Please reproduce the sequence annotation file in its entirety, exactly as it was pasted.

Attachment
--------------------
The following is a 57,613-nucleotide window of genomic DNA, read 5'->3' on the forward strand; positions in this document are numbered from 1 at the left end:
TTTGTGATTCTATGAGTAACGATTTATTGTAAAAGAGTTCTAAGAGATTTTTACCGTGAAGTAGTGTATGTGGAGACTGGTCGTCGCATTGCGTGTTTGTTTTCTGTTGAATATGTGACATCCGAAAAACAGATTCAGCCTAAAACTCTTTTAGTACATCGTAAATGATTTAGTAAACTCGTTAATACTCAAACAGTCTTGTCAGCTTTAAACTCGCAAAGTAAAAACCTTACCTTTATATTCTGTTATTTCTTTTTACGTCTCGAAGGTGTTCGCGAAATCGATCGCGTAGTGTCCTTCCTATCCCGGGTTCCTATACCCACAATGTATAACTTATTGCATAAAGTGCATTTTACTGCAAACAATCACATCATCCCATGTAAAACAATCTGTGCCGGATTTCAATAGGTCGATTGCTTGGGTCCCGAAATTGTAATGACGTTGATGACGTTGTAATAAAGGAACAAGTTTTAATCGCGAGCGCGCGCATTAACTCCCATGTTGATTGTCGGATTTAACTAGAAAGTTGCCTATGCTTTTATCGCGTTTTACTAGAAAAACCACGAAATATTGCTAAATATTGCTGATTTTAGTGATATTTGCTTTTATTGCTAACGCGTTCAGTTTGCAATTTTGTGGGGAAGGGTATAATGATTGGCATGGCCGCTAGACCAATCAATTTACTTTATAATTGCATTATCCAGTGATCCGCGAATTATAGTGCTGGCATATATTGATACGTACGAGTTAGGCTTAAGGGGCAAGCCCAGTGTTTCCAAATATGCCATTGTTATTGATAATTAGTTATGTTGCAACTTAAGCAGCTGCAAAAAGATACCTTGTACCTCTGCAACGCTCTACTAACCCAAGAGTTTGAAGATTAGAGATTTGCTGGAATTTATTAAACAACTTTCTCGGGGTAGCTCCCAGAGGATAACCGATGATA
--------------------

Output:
The following is a 57,613-nucleotide window of genomic DNA, read 5'->3' on the forward strand; positions in this document are numbered from 1 at the left end:
TTTGTGATTCTATGAGTAACGATTTATTGTAAAAGAGTTCTAAGAGATTTTTACCGTGAAGTAGTGTATGTGGAGACTGGTCGTCGCATTGCGTGTTTGTTTTCTGTTGAATATGTGACATCCGAAAAACAGATTCAGCCTAAAACTCTTTTAGTACATCGTAAATGATTTAGTAAACTCGTTAATACTCAAACAGTCTTGTCAGCTTTAAACTCGCAAAGTAAAAACCTTACCTTTATATTCTGTTATTTCTTTTTACGTCTCGAAGGTGTTCGCGAAATCGATCGCGTAGTGTCCTTCCTATCCCGGGTTCCTATACCCACAATGTATAACTTATTGCATAAAGTGCATTTTACTGCAAACAATCACATCATCCCATGTAAAACAATCTGTGCCGGATTTCAATAGGTCGATTGCTTGGGTCCCGAAATTGTAATGACGTTGATGACGTTGTAATAAAGGAACAAGTTTTAATCGCGAGCGCGCGCATTAACTCCCATGTTGATTGTCGGATTTAACTAGAAAGTTGCCTATGCTTTTATCGCGTTTTACTAGAAAAACCACGAAATATTGCTAAATATTGCTGATTTTAGTGATATTTGCTTTTATTGCTAACGCGTTCAGTTTGCAATTTTGTGGGGAAGGGTATAATGATTGGCATGGCCGCTAGACCAATCAATTTACTTTATAATTGCATTATCCAGTGATCCGCGAATTATAGTGCTGGCATATATTGATACGTACGAGTTAGGCTTAAGGGGCAAGCCCAGTGTTTCCAAATATGCCATTGTTATTGATAATTAGTTATGTTGCAACTTAAGCAGCTGCAAAAAGATACCTTGTACCTCTGCAACGCTCTACTAACCCAAGAGTTTGAAGATTAGAGATTTGCTGGAATTTATTAAACAACTTTCTCGGGGTAGCTCCCAGAGGATAACCGATGATA